I had my corvette blasted with plastic media. Of course the guy doing it has done many of them and has just the right touch to remove the paint and not hack up the body. A couple of coats of slick sand to smooth out all the ripples and the body is damn near perfect considering they came from the factory with the waves and ripples. Best thing about having the body blasted this way was it only took a couple of hours and we were able to get on it right away.

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Old 06-29-2007, 08:12 PM
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Default RE: Best way to strip paint?

Looks good. Always did like those Ansen Sprint II mags too. Is that a factory color?
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Old 06-30-2007, 11:48 AM
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C3 Starship C3 Starship is offline
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Default RE: Best way to strip paint?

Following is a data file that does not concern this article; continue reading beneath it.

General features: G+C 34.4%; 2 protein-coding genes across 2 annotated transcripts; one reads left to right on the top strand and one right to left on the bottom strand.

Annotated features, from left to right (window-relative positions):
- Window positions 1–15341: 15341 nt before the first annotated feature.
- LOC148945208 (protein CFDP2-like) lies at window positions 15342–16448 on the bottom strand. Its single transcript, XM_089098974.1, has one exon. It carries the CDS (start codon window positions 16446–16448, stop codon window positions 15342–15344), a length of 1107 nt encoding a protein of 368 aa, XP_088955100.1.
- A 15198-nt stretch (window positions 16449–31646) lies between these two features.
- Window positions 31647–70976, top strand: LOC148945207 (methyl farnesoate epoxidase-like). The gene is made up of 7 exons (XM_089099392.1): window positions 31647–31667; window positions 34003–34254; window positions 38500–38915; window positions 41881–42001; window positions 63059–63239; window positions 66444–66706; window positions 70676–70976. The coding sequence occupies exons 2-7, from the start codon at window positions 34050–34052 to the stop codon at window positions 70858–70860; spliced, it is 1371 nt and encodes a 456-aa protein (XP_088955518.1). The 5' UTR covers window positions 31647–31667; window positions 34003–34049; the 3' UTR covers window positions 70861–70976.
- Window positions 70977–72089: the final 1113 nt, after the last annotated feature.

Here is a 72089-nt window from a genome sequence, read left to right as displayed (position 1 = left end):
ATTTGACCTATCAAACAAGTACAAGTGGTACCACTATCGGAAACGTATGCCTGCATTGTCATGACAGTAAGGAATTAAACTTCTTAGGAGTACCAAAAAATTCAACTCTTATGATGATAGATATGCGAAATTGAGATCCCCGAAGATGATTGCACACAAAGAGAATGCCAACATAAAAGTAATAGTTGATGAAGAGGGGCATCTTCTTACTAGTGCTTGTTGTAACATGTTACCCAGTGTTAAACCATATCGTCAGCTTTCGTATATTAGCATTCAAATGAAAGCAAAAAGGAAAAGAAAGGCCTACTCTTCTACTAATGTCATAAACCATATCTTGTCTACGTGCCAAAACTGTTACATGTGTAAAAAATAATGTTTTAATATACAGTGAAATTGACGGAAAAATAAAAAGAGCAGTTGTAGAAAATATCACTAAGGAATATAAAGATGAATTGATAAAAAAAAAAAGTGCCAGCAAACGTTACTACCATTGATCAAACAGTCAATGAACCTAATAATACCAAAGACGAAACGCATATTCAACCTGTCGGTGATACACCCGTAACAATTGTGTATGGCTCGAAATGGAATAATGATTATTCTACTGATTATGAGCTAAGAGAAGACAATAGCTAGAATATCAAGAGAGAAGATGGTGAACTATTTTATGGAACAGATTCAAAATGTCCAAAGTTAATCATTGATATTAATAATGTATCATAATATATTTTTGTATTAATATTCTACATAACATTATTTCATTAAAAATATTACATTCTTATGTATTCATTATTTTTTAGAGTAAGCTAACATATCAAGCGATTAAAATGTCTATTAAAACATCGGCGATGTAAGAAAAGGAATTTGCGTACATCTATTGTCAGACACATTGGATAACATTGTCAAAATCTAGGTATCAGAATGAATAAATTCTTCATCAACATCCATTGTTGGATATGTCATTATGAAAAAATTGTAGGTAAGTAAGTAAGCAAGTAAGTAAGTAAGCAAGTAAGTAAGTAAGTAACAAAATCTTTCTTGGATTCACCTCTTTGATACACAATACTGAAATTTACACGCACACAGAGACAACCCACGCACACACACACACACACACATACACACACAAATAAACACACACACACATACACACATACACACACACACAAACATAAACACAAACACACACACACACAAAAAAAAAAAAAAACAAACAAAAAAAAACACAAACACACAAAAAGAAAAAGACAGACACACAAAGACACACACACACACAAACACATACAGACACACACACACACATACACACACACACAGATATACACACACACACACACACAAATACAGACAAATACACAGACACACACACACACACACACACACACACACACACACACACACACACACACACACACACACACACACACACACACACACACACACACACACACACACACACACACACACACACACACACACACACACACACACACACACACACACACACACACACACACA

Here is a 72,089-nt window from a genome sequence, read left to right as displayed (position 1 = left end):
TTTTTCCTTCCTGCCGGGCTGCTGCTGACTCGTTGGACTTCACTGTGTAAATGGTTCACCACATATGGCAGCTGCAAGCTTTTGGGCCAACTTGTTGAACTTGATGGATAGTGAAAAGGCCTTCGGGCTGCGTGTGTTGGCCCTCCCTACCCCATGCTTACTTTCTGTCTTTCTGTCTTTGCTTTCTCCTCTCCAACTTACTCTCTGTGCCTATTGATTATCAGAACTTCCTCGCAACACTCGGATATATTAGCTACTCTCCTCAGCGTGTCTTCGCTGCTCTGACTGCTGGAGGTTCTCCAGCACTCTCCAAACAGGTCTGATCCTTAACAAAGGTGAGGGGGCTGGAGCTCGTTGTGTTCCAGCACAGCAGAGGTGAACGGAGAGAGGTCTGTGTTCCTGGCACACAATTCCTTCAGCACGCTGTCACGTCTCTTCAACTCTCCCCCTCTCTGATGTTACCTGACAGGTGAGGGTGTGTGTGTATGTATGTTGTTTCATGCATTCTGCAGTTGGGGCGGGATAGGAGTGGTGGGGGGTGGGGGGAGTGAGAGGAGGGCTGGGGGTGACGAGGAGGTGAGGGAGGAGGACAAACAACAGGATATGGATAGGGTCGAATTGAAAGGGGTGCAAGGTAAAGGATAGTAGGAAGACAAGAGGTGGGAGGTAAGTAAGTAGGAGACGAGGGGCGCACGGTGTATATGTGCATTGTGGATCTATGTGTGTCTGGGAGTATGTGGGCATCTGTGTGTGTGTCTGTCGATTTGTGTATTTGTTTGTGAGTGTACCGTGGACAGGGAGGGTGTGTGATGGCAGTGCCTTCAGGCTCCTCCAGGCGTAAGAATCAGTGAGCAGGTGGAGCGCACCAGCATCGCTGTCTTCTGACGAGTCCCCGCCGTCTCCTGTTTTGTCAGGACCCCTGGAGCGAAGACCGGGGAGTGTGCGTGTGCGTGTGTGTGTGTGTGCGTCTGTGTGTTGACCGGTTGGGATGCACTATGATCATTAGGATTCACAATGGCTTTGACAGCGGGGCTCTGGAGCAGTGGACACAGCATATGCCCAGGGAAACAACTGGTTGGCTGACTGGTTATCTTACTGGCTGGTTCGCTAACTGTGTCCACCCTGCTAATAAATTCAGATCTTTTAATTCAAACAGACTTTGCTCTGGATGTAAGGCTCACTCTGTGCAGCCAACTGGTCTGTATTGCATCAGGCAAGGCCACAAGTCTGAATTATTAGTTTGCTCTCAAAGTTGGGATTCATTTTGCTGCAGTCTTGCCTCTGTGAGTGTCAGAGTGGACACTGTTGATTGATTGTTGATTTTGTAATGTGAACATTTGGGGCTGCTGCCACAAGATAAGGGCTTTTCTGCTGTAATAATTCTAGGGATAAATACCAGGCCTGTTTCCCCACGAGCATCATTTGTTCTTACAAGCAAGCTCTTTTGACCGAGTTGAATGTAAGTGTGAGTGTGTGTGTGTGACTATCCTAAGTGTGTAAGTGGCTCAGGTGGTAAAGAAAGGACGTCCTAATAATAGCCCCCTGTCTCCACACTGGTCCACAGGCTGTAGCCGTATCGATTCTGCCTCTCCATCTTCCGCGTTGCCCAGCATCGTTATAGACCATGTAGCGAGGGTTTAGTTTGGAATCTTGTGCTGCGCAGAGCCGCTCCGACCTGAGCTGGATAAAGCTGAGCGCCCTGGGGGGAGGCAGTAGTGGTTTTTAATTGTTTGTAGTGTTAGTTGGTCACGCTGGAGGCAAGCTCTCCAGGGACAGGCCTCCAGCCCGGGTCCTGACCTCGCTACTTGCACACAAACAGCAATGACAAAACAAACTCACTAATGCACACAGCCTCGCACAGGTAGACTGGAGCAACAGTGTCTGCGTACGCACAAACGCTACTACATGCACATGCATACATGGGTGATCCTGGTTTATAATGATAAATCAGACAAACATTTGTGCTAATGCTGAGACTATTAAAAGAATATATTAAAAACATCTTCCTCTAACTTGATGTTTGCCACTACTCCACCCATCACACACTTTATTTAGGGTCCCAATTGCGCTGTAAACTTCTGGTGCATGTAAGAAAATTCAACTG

Quote:
ORIGINAL: blueshark

Best way is sanding it off with 220 or even 180 grit paper and use Hi-build primer. But if the paint is stable there is no need to strip it all off. In my humble opinion, "Fiberglass Safe" strippers don't exsist. if they will take the paint off they will degrade the fiberglass even if it doesn't show. after all the resin is plastic and alot of solvents can comprimise its integrity. good luck with it and sanding it out if done right can be a huge bennifit to the final finish. Cheers
Just my $.02
I must say, I agree. I use a D-A and a long board.
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Old 06-30-2007, 07:16 PM
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blueshark blueshark is offline
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Default RE: Best way to strip paint?

Words of caution just for the FYI factor. Not trying to be a schmuck here just informative.

Plastic media blasting is a good way to remove paint as well as strippers,but it is critical that the operator of the equipment knows exactly what he is doing and if the barcol(hardness) of the plastic media is low or soft enough.Especially on a vette. The media must be harder than the paint and softer than the plasticresin.Not sure on cost(fairly expensive?) to have a car blasted with specialty media and I know it isvery easy to blast holes right through the fiberglass body. The body is not much more than a fat1/8" (.038) thick anyway.